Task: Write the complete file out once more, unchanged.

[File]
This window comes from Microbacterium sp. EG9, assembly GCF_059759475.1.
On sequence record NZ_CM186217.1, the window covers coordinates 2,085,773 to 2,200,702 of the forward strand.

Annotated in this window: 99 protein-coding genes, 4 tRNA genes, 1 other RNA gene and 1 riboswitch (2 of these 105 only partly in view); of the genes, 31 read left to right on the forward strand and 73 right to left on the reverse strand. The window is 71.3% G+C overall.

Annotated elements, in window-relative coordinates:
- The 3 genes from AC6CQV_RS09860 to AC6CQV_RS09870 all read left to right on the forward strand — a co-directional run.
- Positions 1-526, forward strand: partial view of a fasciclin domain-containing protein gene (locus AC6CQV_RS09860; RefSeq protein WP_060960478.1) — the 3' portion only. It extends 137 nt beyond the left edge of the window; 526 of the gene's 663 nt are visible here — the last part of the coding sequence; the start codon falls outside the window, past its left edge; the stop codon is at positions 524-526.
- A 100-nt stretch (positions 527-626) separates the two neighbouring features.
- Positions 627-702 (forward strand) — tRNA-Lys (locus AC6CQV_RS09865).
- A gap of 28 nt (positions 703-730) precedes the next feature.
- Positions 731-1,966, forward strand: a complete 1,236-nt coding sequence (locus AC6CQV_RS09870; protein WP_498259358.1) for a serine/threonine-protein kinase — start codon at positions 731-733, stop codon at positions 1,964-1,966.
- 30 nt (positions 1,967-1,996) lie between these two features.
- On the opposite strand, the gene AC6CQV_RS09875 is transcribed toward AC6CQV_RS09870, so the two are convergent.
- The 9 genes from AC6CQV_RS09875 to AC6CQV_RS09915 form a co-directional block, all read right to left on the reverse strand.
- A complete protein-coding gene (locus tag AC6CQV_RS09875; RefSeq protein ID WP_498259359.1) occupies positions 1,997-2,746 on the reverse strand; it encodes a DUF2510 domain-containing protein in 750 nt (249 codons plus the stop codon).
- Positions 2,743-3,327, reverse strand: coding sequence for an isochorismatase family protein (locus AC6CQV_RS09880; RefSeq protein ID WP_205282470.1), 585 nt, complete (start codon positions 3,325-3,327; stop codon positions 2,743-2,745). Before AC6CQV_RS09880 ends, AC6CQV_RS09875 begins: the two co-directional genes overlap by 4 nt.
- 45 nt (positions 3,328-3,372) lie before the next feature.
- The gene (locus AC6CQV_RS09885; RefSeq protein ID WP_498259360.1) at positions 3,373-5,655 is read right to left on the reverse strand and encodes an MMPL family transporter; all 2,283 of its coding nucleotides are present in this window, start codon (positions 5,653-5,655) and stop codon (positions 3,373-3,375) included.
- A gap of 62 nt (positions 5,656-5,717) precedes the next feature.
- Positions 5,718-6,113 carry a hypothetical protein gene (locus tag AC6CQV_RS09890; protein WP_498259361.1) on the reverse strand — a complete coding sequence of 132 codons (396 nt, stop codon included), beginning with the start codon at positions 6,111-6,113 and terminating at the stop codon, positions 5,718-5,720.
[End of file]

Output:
This window comes from Microbacterium sp. EG9, assembly GCF_059759475.1.
On sequence record NZ_CM186217.1, the window covers coordinates 2,085,773 to 2,200,702 of the forward strand.

Annotated in this window: 99 protein-coding genes, 4 tRNA genes, 1 other RNA gene and 1 riboswitch (2 of these 105 only partly in view); of the genes, 31 read left to right on the forward strand and 73 right to left on the reverse strand. The window is 71.3% G+C overall.

Annotated elements, in window-relative coordinates:
- The 3 genes from AC6CQV_RS09860 to AC6CQV_RS09870 all read left to right on the forward strand — a co-directional run.
- Positions 1-526, forward strand: partial view of a fasciclin domain-containing protein gene (locus AC6CQV_RS09860; RefSeq protein WP_060960478.1) — the 3' portion only. It extends 137 nt beyond the left edge of the window; 526 of the gene's 663 nt are visible here — the last part of the coding sequence; the start codon falls outside the window, past its left edge; the stop codon is at positions 524-526.
- A 100-nt stretch (positions 527-626) separates the two neighbouring features.
- Positions 627-702 (forward strand) — tRNA-Lys (locus AC6CQV_RS09865).
- A gap of 28 nt (positions 703-730) precedes the next feature.
- Positions 731-1,966, forward strand: a complete 1,236-nt coding sequence (locus AC6CQV_RS09870; protein WP_498259358.1) for a serine/threonine-protein kinase — start codon at positions 731-733, stop codon at positions 1,964-1,966.
- 30 nt (positions 1,967-1,996) lie between these two features.
- On the opposite strand, the gene AC6CQV_RS09875 is transcribed toward AC6CQV_RS09870, so the two are convergent.
- The 9 genes from AC6CQV_RS09875 to AC6CQV_RS09915 form a co-directional block, all read right to left on the reverse strand.
- A complete protein-coding gene (locus tag AC6CQV_RS09875; RefSeq protein ID WP_498259359.1) occupies positions 1,997-2,746 on the reverse strand; it encodes a DUF2510 domain-containing protein in 750 nt (249 codons plus the stop codon).
- Positions 2,743-3,327, reverse strand: coding sequence for an isochorismatase family protein (locus AC6CQV_RS09880; RefSeq protein ID WP_205282470.1), 585 nt, complete (start codon positions 3,325-3,327; stop codon positions 2,743-2,745). Before AC6CQV_RS09880 ends, AC6CQV_RS09875 begins: the two co-directional genes overlap by 4 nt.
- 45 nt (positions 3,328-3,372) lie before the next feature.
- The gene (locus AC6CQV_RS09885; RefSeq protein ID WP_498259360.1) at positions 3,373-5,655 is read right to left on the reverse strand and encodes an MMPL family transporter; all 2,283 of its coding nucleotides are present in this window, start codon (positions 5,653-5,655) and stop codon (positions 3,373-3,375) included.
- A gap of 62 nt (positions 5,656-5,717) precedes the next feature.
- Positions 5,718-6,113 carry a hypothetical protein gene (locus tag AC6CQV_RS09890; protein WP_498259361.1) on the reverse strand — a complete coding sequence of 132 codons (396 nt, stop codon included), beginning with the start codon at positions 6,111-6,113 and terminating at the stop codon, positions 5,718-5,720.